Tuesday, October 10, 2017

Magnette on Macron

Paul Magnette, the former prime minister of Wallonia, has published an interesting analysis of Macron's Sorbonne declaration on Europe. For Magnette, Macron's European vision is all about establishing borders, both internal and external. Internally, there is to be a two-speed Europe. Macron, as Magnette sees it, has not only embraced the German antipathy to a "transfer union," he has also come up with a method for enforcing the insider/outsider division: insiders must harmonize their tax regimes, outsiders will be punished by a loss of access to structural funds. The two-speed Europe will also be furthered by new restrictions on posted workers and heightened sanctions against illiberal, anti-democratic regimes.

Externally, Europe will reinforce its borders not only by increased spending on border security but also by imposing duties on polluting regimes, namely, China and the US. By contrast, Europe will "cooperate" more closely with developing countries in Africa, both to reduce the number of potential immigrants and to develop an external market, which Magnette sees as a latter-day reproduction of the Gaullist vision of a "Françafrique."

This is not the vision of Europe that Magnette would prefer, but he seems nevertheless to credit Macron with a fine sense of realism: This is a Europe that can be achieved in the current configuration of the Franco-German couple.

4 comments:

Anonymous said...

An interesting, and depressing article. However, it does not mention Italy. Perhaps the victimized "good pupils" on the Iberian peninsula" would submit to tax harmonization without a transfer union. Italy, however, would leave the Euro if it were confronted by this alternative (people forget that the next Italian parliament will almost certainly have a eurosceptic majority). Neither Macron nor Merkel would be willing to risk "Brexit all'italiana," so tax harmonization won't happen. Or am I missing something?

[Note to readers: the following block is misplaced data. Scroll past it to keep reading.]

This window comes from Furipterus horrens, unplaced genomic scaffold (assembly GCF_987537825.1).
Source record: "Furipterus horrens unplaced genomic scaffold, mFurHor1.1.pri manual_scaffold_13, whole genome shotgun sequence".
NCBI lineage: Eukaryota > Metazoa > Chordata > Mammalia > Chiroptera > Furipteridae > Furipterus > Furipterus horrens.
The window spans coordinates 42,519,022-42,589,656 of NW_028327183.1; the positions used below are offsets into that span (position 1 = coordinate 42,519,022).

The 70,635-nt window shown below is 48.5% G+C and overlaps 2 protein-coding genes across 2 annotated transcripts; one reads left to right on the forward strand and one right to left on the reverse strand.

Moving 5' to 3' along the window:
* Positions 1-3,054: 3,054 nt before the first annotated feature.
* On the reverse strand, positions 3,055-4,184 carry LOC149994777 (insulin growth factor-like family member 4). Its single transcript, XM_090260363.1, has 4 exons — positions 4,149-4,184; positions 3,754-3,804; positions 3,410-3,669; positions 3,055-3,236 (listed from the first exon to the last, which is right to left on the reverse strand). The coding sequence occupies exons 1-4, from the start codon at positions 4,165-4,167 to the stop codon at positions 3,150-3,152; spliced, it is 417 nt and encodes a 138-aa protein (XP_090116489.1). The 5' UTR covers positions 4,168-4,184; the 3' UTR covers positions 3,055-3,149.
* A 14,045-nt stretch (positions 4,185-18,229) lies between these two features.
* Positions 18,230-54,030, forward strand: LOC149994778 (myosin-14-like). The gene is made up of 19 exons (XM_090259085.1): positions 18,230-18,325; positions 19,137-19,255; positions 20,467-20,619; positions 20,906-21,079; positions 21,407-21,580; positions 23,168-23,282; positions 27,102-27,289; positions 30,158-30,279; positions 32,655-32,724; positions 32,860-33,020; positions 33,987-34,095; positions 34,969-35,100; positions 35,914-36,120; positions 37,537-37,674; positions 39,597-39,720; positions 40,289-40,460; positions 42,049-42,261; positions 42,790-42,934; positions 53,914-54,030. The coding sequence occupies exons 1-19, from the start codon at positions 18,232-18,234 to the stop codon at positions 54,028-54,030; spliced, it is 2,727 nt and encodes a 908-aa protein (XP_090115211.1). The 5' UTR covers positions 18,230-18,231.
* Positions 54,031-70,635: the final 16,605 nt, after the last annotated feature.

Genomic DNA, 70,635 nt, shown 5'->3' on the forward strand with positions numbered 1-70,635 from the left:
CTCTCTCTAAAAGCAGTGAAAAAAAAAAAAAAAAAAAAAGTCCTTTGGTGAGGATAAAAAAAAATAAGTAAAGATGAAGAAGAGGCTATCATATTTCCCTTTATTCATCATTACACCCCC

The Macron proposal as presented would also almost certainly result in Poland and Hungary leaving the EU, perhaps followed by some other Central European nations. Perhaps this is inevitable (particularly in the case of Hungary, where the main opposition party is even more illiberal than Orban's government), but I don't think that it is something that Macron or Merkel should resign themselves to.

Tim said...

I am not sure I agree with the premise of this article but I do think at this point Macron would like to see a "Hard" Brexit and may even challenge an Article 50 revocation by the UK if it came to that. I will also note that I have heard that Air France and it's unions is lobbying DGAC and Hulot to use a hard Brexit as an opportunity to shutdown Ryanair and Easyjet's operations in France.

*I can explain in more detail what Air France is arguing in legalistic language if anyone is interested. Basically AF is arguing that post Brexit air travel should revert back to the half century old pre EU agreements between the UK and France that basically only allowed British Airways and Air France to fly between the UK and France. No more Ryanair and Easyjet.

Robinson said...

I agree with @anonymous about Poland and Hungary. The idea of sanctions against illiberal EU members has never made sense to me, even when they were applied to Austria. The political effect of sanctions (or even of the threat of them) is to strengthen the anti-European parties that are at odds with the EU Commission and to make the pro-European opposition look unpatriotic. It is very good for Europe that Fidesz is in the EPP. Let the EU expel Hungary if it must: half- or quarter-measures strengthen Victor Orban.

thisnameisinuse said...

The recent interview with Der Spiegel touches on his vision for Europe and is well worth a read: http://www.spiegel.de/international/europe/interview-with-french-president-emmanuel-macron-a-1172745.html